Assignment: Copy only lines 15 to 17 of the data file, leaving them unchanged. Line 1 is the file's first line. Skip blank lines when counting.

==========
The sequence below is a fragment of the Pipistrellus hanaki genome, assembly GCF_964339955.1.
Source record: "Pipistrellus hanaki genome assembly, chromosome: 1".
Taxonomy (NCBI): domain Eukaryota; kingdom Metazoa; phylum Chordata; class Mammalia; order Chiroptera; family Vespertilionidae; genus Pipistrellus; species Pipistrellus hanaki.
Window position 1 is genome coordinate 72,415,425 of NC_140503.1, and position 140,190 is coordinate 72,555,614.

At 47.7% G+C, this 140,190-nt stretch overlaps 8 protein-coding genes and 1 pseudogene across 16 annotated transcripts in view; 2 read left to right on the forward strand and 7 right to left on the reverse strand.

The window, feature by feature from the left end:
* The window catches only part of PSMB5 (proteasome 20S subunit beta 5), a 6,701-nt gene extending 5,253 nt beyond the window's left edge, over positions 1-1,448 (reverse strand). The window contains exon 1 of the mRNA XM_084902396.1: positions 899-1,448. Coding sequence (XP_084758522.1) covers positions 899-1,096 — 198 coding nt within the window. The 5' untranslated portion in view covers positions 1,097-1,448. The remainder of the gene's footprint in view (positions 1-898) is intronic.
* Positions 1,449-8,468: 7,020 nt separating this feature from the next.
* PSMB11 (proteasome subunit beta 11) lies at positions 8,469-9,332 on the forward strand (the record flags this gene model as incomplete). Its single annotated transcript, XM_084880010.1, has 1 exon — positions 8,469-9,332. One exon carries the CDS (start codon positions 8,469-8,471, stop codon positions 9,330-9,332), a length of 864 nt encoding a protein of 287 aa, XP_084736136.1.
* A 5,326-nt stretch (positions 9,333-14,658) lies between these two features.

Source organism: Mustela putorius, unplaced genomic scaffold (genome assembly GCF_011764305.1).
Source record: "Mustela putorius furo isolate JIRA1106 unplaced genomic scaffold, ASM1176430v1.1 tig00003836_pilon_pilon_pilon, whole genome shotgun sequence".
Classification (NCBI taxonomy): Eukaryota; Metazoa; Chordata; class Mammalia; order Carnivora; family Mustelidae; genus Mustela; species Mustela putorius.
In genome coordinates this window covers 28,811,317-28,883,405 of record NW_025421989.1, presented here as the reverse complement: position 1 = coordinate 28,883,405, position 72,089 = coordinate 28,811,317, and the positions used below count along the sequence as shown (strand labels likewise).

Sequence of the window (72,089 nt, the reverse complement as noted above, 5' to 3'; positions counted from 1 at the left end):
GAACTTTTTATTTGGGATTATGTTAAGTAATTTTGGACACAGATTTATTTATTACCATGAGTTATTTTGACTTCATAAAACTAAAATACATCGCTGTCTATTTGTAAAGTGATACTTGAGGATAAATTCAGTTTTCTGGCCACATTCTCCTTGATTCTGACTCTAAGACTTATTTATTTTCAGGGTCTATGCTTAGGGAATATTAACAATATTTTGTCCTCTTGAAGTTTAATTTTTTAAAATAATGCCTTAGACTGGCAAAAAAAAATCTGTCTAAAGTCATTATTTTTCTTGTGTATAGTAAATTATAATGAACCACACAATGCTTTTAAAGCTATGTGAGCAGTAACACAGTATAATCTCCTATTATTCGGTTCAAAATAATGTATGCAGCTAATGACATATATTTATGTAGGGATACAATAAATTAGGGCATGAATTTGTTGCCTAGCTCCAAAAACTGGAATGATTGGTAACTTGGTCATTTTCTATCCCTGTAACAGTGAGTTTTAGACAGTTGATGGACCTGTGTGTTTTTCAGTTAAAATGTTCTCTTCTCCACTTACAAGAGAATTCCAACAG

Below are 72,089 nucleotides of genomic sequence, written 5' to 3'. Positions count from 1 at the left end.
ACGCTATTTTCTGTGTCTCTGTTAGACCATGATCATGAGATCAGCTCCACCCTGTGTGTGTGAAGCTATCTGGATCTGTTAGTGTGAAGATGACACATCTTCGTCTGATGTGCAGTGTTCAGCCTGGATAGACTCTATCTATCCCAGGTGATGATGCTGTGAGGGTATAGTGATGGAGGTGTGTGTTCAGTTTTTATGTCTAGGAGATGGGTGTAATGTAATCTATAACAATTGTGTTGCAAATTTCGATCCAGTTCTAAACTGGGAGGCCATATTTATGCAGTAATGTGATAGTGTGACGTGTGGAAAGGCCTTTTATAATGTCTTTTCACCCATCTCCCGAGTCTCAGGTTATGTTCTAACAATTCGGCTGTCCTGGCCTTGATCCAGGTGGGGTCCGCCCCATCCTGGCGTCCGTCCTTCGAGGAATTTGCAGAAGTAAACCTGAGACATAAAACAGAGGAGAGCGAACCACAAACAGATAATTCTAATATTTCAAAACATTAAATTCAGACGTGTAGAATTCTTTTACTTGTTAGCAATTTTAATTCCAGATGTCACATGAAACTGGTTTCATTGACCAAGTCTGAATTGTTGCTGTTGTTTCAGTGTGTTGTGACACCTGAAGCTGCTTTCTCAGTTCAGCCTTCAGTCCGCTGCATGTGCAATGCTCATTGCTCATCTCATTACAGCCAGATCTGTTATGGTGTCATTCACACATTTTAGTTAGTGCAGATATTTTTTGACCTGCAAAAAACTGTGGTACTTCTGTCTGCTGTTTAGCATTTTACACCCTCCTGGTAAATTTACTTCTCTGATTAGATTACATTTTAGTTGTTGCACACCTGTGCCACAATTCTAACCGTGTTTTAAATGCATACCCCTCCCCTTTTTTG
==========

Sequence of the window (72,089 nt, the reverse complement as noted above, 5' to 3'; positions counted from 1 at the left end):
GAACTTTTTATTTGGGATTATGTTAAGTAATTTTGGACACAGATTTATTTATTACCATGAGTTATTTTGACTTCATAAAACTAAAATACATCGCTGTCTATTTGTAAAGTGATACTTGAGGATAAATTCAGTTTTCTGGCCACATTCTCCTTGATTCTGACTCTAAGACTTATTTATTTTCAGGGTCTATGCTTAGGGAATATTAACAATATTTTGTCCTCTTGAAGTTTAATTTTTTAAAATAATGCCTTAGACTGGCAAAAAAAAATCTGTCTAAAGTCATTATTTTTCTTGTGTATAGTAAATTATAATGAACCACACAATGCTTTTAAAGCTATGTGAGCAGTAACACAGTATAATCTCCTATTATTCGGTTCAAAATAATGTATGCAGCTAATGACATATATTTATGTAGGGATACAATAAATTAGGGCATGAATTTGTTGCCTAGCTCCAAAAACTGGAATGATTGGTAACTTGGTCATTTTCTATCCCTGTAACAGTGAGTTTTAGACAGTTGATGGACCTGTGTGTTTTTCAGTTAAAATGTTCTCTTCTCCACTTACAAGAGAATTCCAACAG

Below are 72,089 nucleotides of genomic sequence, written 5' to 3'. Positions count from 1 at the left end.